Tom Ridge has the square-jawed profile and can-do resume--blue-collar background, Harvard, staff sergeant in Vietnam--to reassure even the most jittery parent contemplating a family vacation in Orlando. Ridge will need all that and more. He has not yet assumed his new post, which does not require a Senate vote. Officials have "red tagged" his security clearance, hoping he can get the O.K. in two weeks, not the eight months that some Administration officials have been waiting. In a series of White House meetings this week, Ridge started to divide his responsibilities into three baskets. The first will concentrate on emergency response, building on the work of the existing Federal Emergency Management Agency. A second will look at "hardening" targets now so soft that they may tempt terrorists. In the third basket, working with Bush's National Security Council (of which Ridge will be a member), the new office will seek to coordinate intelligence and law-enforcement activities against terrorism.

Senior Administration officials have promised that Ridge will be given budget "pass-back" authority, which means that he will be able to direct the agencies under his purview, like the border patrol, to reorder their spending priorities. His staff is expected to be about 100 strong, many detailed from other agencies. Ridge has already picked Mark Holman, his oldest and most trusted political associate, to run the operation as chief of staff, and is eyeing Admiral Steve Abbott, who has been the military voice on the homeland-security staff currently housed in the Vice President's office. White House officials say Ridge will have as much access to the President as Condoleezza Rice, the National Security Adviser. In the currency of Washington, that's saying a lot, for nobody has more. Ridge, White House officials say, will probably soon have an office in the West Wing.

It had better be a big one, with copious bookshelves and an acre of bare wall. The shelves can hold the reports, of which there have been depressingly many, on the nation's lack of preparedness for homeland security. (The three most recent ones total more than 500 dire pages. And the new General Accounting Office report says that federal bioterrorism defense is so chaotic the agencies can't even agree on which threats to worry about.) The wall space is needed for Ridge's organizational chart, for he will have to coordinate the activities of more than 40 federal agencies--and an unknown but much larger number in state and local governments. On Capitol Hill, if Ridge is ever foolish enough to stray into the building where he served 12 years as a member of the House, 26 full committees of Congress and 17 subcommittees deal with homeland-security matters.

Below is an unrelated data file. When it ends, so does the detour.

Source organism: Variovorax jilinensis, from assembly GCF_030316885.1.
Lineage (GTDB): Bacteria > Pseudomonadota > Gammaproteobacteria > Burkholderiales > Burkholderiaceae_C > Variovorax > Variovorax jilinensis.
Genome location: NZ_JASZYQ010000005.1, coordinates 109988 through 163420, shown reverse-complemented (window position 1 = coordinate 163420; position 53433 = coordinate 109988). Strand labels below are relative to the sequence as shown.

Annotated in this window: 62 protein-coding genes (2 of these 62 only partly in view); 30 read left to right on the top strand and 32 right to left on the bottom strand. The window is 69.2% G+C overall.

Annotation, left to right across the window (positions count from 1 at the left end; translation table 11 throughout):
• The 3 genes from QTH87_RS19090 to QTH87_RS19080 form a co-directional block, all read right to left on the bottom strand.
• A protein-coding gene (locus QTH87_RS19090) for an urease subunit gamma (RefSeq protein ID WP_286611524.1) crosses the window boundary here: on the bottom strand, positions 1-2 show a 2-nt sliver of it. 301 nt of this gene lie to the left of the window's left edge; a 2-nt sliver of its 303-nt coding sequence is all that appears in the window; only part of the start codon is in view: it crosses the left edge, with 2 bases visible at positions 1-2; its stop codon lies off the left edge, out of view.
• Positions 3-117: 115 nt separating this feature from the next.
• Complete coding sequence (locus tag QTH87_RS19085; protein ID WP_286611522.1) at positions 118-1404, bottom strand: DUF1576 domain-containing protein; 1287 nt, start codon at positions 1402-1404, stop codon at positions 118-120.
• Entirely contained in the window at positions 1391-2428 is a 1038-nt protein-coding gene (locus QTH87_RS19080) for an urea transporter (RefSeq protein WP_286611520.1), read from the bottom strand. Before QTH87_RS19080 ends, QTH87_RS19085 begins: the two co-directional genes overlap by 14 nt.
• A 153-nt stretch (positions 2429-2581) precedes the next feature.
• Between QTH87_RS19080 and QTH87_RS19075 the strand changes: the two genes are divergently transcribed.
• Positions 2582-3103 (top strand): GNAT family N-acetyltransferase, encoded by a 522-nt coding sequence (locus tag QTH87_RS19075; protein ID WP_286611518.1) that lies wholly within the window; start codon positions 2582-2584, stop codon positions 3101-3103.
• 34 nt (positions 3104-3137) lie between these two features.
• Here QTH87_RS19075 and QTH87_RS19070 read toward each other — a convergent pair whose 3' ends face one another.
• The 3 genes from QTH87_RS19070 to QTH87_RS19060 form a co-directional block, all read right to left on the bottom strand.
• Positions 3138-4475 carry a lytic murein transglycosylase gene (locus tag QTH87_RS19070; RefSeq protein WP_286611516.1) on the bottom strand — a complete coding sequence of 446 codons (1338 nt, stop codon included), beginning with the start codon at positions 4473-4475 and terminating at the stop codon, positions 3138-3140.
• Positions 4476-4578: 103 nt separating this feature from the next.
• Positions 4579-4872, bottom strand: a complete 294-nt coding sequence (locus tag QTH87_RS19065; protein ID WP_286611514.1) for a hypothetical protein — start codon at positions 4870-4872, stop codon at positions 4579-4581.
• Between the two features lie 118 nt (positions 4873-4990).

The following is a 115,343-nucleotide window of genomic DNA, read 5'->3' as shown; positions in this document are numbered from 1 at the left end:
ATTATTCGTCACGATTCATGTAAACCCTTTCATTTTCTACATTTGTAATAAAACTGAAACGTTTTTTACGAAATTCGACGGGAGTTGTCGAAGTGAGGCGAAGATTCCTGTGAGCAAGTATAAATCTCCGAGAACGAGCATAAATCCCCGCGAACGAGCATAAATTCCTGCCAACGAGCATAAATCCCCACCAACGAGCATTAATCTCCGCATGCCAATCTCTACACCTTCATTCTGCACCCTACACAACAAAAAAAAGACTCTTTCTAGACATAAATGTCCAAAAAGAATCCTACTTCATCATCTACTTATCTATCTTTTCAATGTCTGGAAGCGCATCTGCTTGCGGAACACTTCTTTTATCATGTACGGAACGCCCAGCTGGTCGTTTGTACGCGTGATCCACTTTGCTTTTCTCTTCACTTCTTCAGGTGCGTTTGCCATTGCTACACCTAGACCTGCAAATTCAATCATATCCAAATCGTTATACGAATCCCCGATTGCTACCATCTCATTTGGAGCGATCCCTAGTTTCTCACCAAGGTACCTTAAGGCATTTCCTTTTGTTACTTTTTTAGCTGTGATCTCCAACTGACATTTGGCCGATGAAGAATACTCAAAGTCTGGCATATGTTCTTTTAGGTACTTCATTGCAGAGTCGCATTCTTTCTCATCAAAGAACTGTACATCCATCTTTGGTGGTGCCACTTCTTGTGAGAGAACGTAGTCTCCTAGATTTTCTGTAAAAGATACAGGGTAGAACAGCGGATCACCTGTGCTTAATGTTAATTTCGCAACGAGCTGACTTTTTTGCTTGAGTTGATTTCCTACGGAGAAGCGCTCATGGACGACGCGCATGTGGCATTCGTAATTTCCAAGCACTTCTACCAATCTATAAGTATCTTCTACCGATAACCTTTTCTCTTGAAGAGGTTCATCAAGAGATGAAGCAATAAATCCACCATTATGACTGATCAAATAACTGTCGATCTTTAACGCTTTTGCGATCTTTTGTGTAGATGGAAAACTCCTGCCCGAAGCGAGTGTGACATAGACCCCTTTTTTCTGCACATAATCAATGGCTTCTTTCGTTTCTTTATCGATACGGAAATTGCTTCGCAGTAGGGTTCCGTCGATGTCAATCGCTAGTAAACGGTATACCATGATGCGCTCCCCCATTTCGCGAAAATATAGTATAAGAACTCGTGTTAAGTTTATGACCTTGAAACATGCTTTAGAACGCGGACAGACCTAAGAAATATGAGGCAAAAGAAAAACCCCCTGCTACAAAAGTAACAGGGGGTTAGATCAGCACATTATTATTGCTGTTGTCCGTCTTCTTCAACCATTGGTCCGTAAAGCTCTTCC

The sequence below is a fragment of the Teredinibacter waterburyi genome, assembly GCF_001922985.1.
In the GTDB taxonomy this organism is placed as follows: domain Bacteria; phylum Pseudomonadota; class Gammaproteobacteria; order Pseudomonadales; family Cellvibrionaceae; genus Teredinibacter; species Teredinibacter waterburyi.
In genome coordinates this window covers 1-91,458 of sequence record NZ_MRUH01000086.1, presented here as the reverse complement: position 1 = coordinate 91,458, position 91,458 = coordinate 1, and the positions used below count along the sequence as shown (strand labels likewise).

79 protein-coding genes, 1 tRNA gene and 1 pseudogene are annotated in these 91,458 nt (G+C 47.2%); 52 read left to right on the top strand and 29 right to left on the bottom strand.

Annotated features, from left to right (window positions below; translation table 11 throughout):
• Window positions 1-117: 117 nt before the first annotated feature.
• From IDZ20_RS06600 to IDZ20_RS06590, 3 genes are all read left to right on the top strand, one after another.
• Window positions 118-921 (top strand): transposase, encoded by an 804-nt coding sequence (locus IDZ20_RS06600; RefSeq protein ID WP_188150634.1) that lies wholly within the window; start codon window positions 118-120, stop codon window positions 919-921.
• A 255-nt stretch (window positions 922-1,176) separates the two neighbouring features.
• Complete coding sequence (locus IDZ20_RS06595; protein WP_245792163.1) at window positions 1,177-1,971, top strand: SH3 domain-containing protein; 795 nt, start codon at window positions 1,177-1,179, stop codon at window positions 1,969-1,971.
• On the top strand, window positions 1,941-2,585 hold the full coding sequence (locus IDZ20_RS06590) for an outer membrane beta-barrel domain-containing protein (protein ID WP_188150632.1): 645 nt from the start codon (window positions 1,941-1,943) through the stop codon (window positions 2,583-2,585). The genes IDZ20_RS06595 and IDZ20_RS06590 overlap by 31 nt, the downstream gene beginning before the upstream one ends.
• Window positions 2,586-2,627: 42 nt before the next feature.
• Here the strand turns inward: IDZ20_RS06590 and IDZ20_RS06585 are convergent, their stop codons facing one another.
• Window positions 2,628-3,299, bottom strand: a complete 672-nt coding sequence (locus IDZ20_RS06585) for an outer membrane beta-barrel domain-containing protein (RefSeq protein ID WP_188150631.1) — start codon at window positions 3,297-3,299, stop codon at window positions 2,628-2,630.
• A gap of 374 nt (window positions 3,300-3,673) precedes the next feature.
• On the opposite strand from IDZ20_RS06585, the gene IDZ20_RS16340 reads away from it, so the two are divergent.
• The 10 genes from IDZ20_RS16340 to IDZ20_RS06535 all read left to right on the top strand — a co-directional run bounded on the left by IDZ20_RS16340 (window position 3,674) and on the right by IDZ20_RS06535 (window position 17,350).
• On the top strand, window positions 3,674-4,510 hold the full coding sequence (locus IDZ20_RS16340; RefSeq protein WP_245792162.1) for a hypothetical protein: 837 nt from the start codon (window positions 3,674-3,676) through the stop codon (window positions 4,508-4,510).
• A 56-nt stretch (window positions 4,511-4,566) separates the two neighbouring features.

Coordinate is the key word here. Against the recommendations of the recent commission on national security chaired by former Senators Gary Hart and Warren Rudman, Ridge will not be in charge of a superagency into which have been folded operational arms of the Federal Government like FEMA. That may be a mistake. If there is one thing more depressing than the number of reports on homeland security, it is the unanimity of their conclusions. At present, coordination simply doesn't happen; homeland defense is a patchwork quilt made by an inept seamstress. Some stories would be funny if they weren't being told against a backdrop of tragedy. There was the recent joint exercise of the FBI and the Bureau of Alcohol, Tobacco and Firearms, during which agents argued for an hour over who was in charge, while actors playing the dead and dying got hypothermia. There is the sad tale of the Center for Defense Preparedness run by the Department of Justice, which "trains trainers" to respond to toxic emergencies--and whose current budget allows it to operate at 25% of capacity. There is the rivalry--or is it hatred?--between the Immigration and Naturalization Service and the Customs Service, neither of which seems ever to have willingly shared a piece of information with the other.